Dive Inside a Black Hole in a New NASA Video

Experience the stretching and distortion known as "spaghettification" as you're pulled into a black hole.

Joe Hindy
3 min read
Screenshot showing a scene from NASA's black hole video.

This is the closest most people will ever come to a black hole.

Screenshot by Gael Fashingbauer Cooper/CNET

Black holes, those mysterious and terrifying objects in space where the gravitational pull is so strong that not even light can escape it, make for great movie plot twists. Hollywood aside, there are many things we don't understand about black holes.

video from NASA attempts to show what it looks like when an object crosses the event horizon, or boundary, of a black hole. Since no technology can survive this experience, this might be as close as we're ever going to get.

The video was created by NASA's Jeremy Schnittman and Brian Powell over five days using NASA's Discover supercomputer. It begins with a camera view where you're floating toward a black hole. As the camera approaches, it orbits around the black hole before the camera flies into the burning gas that surrounds it. It delivers a great view of some photon rings before entering the event horizon. 

From there, the camera experiences the stretching and distortion that's colorfully known as spaghettification as it's pulled into the black hole. As the camera is sucked in, the simulated sky shrinks. Moments later, the camera goes dark as it hits the singularity, the one-dimensional center of a black hole, where the laws of physics cease to exist.

The simulation then plays again, but with explanations overlaid to explain each step of the process. The video then replays a third time, now in slow motion, and zoomed in to show the intricacies of the photon ring layers. It ends with a final replay of the whole simulation but this time with more technical details about how it was created. In all, the simulation is much more detailed than the images we have of the Milky Way's black hole

It's quite the trip, and produces some truly striking images, especially those of the photon ring layers and the sky rapidly shrinking as the camera is pulled in. 

Schnittman also made a second video with a simulation of the camera making a couple of orbits around the black hole before safely escaping. That one is a 360-degree YouTube video, allowing viewers to look around and see the entire trip from multiple angles.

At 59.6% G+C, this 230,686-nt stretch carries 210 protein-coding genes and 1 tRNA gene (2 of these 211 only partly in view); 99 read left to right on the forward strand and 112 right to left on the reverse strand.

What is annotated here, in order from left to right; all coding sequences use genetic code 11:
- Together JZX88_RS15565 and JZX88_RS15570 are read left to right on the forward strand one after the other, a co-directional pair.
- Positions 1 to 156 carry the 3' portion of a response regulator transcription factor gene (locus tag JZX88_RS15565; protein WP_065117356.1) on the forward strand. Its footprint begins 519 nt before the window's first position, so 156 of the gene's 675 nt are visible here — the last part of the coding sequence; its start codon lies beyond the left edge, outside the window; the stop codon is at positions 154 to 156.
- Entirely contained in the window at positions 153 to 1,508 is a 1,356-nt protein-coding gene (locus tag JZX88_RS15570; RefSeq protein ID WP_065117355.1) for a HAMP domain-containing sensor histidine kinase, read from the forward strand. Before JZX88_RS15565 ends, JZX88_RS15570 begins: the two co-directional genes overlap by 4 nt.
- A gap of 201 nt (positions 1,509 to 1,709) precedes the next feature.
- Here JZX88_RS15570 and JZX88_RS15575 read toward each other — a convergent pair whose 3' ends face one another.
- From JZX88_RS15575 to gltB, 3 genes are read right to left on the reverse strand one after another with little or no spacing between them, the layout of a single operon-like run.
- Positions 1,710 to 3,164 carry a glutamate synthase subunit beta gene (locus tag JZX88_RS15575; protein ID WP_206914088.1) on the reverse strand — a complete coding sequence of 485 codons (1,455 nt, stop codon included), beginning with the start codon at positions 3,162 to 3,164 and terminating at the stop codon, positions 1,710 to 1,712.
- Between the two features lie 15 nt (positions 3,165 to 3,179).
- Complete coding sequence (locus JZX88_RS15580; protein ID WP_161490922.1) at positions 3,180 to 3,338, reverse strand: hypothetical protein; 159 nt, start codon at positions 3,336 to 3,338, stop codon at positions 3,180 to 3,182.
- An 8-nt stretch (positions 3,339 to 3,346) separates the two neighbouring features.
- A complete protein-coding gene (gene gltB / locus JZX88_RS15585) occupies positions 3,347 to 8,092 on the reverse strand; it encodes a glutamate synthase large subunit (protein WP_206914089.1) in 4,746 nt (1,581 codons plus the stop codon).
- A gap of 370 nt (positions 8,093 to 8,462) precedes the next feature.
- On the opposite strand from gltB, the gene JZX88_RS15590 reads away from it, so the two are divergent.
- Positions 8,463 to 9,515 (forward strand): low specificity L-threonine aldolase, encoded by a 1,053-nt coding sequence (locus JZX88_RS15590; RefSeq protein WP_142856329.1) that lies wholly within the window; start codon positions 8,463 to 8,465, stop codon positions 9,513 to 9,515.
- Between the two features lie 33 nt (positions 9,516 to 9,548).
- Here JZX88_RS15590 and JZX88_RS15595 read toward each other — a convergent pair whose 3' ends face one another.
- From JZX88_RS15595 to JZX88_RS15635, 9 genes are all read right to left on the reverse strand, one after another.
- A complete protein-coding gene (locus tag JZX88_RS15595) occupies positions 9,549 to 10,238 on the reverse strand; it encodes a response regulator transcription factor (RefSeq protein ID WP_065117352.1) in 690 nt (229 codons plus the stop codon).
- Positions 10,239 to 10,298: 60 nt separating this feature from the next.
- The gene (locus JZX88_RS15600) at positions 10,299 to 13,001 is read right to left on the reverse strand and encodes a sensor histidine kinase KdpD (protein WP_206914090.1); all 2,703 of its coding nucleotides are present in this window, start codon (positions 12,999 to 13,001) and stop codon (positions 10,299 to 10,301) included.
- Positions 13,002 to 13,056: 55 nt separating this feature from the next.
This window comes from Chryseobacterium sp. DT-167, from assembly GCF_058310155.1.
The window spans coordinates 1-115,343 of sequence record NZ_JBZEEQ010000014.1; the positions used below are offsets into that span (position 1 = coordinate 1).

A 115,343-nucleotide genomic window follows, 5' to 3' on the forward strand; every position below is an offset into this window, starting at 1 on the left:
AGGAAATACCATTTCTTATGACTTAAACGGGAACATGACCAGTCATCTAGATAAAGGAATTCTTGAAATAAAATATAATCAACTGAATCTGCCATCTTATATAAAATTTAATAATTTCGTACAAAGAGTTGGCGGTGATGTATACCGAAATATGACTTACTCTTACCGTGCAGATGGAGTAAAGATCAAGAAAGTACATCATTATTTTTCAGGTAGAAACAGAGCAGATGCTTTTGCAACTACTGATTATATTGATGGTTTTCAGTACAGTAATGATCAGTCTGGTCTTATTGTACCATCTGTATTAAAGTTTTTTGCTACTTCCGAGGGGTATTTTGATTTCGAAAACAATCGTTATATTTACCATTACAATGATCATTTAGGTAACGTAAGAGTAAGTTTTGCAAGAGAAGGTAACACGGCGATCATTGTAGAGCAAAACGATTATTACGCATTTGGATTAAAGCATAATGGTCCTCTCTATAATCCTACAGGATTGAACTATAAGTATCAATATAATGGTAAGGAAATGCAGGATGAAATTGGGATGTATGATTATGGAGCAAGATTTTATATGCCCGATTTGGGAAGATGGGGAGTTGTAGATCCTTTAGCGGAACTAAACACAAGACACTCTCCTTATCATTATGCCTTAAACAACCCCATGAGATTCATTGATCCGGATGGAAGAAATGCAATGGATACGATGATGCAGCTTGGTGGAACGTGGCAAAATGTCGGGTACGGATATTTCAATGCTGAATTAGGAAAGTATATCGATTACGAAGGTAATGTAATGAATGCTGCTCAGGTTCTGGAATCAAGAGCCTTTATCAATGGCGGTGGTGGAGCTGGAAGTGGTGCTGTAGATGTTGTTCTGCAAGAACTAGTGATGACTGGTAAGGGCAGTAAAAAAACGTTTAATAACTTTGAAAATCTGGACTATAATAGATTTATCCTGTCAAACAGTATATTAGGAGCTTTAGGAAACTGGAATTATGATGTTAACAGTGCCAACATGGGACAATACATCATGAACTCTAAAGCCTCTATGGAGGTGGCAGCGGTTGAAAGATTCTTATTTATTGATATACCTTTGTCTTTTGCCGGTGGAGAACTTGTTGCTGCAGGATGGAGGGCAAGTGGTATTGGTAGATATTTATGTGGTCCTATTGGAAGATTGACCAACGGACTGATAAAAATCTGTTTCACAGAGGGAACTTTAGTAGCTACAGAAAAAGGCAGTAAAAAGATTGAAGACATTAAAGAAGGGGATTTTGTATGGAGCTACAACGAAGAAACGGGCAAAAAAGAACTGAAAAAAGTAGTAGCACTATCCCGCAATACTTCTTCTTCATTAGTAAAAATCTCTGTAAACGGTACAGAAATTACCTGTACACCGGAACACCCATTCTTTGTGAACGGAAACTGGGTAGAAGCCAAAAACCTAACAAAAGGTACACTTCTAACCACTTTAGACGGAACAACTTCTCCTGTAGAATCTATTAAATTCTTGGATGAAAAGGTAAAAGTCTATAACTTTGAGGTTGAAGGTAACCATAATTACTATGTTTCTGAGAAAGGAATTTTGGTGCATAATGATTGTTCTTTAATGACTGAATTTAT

The simulated black hole is enormous

The black hole in the simulation measures about 16 million miles (25 million kilometers) in diameter. That's way bigger than Earth, and comparable to some black holes in our own cosmic backyard.

In case you, too, want to go flying into a black hole, Schnittman has some advice. 

"If you have the choice, you want to fall into a supermassive black hole," he said. "Stellar-mass black holes, which contain up to about 30 solar masses, possess much smaller event horizons and stronger tidal forces, which can rip apart approaching objects before they get to the horizon."

In short, if you opted for a small black hole in this hypothetical situation, you might be torn to bits before you got to the good stuff. Supermassive black holes seem to be the way to go.

Thanks, NASA's Discover supercomputer

The simulation was created using NASA's Discover supercomputer, which is located at the NASA Center for Climate Simulation in Greenbelt, Maryland. The project generated approximately 10 terabytes of data, which NASA says is equivalent to roughly half the estimated text content in the Library of Congress. 

It took about five days to complete and used just 0.3% of Discover's 129,000 processors. NASA says the same work would've taken about a decade on a regular laptop. 

Why work on such a huge and comprehensive simulation of a black hole? Schnittman says it's mostly for research.

"People often ask about this, and simulating these difficult-to-imagine processes helps me connect the mathematics of relativity to actual consequences in the real universe," Schnittman said in a post on NASA's site. "So I simulated two different scenarios, one where a camera -- a stand-in for a daring astronaut -- just misses the event horizon and slingshots back out, and one where it crosses the boundary, sealing its fate."